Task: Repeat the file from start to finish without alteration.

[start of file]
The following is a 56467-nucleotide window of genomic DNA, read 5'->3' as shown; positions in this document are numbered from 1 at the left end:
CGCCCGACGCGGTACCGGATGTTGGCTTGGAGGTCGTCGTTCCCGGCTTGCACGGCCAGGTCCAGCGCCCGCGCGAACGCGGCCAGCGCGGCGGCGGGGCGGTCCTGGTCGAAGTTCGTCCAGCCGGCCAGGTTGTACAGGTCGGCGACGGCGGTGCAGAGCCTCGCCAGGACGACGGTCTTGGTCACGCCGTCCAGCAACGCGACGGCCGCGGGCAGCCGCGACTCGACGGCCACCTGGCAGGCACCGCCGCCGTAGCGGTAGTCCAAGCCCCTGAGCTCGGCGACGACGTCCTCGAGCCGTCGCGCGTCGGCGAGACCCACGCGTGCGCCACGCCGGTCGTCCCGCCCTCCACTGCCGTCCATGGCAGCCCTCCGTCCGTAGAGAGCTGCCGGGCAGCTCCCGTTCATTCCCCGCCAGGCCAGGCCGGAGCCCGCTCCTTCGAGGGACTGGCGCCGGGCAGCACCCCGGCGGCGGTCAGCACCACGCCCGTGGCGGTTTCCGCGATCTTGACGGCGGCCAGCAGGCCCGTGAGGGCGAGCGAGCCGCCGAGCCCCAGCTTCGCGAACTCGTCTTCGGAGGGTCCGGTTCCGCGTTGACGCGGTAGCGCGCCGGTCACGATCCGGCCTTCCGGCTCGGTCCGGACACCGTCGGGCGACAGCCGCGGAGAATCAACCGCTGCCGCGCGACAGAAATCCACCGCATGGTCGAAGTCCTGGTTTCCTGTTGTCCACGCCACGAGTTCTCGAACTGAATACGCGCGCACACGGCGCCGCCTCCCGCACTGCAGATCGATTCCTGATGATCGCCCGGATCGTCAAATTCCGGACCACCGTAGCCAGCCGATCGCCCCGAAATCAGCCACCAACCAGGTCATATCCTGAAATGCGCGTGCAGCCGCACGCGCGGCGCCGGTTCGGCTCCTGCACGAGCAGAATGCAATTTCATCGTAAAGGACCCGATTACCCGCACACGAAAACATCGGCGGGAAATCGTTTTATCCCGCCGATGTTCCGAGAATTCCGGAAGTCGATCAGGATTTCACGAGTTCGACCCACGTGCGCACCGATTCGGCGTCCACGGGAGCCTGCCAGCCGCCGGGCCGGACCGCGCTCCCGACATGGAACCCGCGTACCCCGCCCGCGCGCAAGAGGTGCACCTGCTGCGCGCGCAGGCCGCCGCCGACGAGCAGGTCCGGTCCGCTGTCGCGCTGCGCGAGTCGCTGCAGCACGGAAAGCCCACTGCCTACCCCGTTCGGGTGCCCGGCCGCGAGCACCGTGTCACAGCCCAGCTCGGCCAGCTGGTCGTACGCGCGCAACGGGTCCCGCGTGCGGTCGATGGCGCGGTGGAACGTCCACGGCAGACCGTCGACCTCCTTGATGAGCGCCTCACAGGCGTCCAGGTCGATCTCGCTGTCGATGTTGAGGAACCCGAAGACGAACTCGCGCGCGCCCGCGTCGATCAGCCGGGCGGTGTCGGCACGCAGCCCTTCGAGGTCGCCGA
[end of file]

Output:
The following is a 56467-nucleotide window of genomic DNA, read 5'->3' as shown; positions in this document are numbered from 1 at the left end:
CGCCCGACGCGGTACCGGATGTTGGCTTGGAGGTCGTCGTTCCCGGCTTGCACGGCCAGGTCCAGCGCCCGCGCGAACGCGGCCAGCGCGGCGGCGGGGCGGTCCTGGTCGAAGTTCGTCCAGCCGGCCAGGTTGTACAGGTCGGCGACGGCGGTGCAGAGCCTCGCCAGGACGACGGTCTTGGTCACGCCGTCCAGCAACGCGACGGCCGCGGGCAGCCGCGACTCGACGGCCACCTGGCAGGCACCGCCGCCGTAGCGGTAGTCCAAGCCCCTGAGCTCGGCGACGACGTCCTCGAGCCGTCGCGCGTCGGCGAGACCCACGCGTGCGCCACGCCGGTCGTCCCGCCCTCCACTGCCGTCCATGGCAGCCCTCCGTCCGTAGAGAGCTGCCGGGCAGCTCCCGTTCATTCCCCGCCAGGCCAGGCCGGAGCCCGCTCCTTCGAGGGACTGGCGCCGGGCAGCACCCCGGCGGCGGTCAGCACCACGCCCGTGGCGGTTTCCGCGATCTTGACGGCGGCCAGCAGGCCCGTGAGGGCGAGCGAGCCGCCGAGCCCCAGCTTCGCGAACTCGTCTTCGGAGGGTCCGGTTCCGCGTTGACGCGGTAGCGCGCCGGTCACGATCCGGCCTTCCGGCTCGGTCCGGACACCGTCGGGCGACAGCCGCGGAGAATCAACCGCTGCCGCGCGACAGAAATCCACCGCATGGTCGAAGTCCTGGTTTCCTGTTGTCCACGCCACGAGTTCTCGAACTGAATACGCGCGCACACGGCGCCGCCTCCCGCACTGCAGATCGATTCCTGATGATCGCCCGGATCGTCAAATTCCGGACCACCGTAGCCAGCCGATCGCCCCGAAATCAGCCACCAACCAGGTCATATCCTGAAATGCGCGTGCAGCCGCACGCGCGGCGCCGGTTCGGCTCCTGCACGAGCAGAATGCAATTTCATCGTAAAGGACCCGATTACCCGCACACGAAAACATCGGCGGGAAATCGTTTTATCCCGCCGATGTTCCGAGAATTCCGGAAGTCGATCAGGATTTCACGAGTTCGACCCACGTGCGCACCGATTCGGCGTCCACGGGAGCCTGCCAGCCGCCGGGCCGGACCGCGCTCCCGACATGGAACCCGCGTACCCCGCCCGCGCGCAAGAGGTGCACCTGCTGCGCGCGCAGGCCGCCGCCGACGAGCAGGTCCGGTCCGCTGTCGCGCTGCGCGAGTCGCTGCAGCACGGAAAGCCCACTGCCTACCCCGTTCGGGTGCCCGGCCGCGAGCACCGTGTCACAGCCCAGCTCGGCCAGCTGGTCGTACGCGCGCAACGGGTCCCGCGTGCGGTCGATGGCGCGGTGGAACGTCCACGGCAGACCGTCGACCTCCTTGATGAGCGCCTCACAGGCGTCCAGGTCGATCTCGCTGTCGATGTTGAGGAACCCGAAGACGAACTCGCGCGCGCCCGCGTCGATCAGCCGGGCGGTGTCGGCACGCAGCCCTTCGAGGTCGCCGA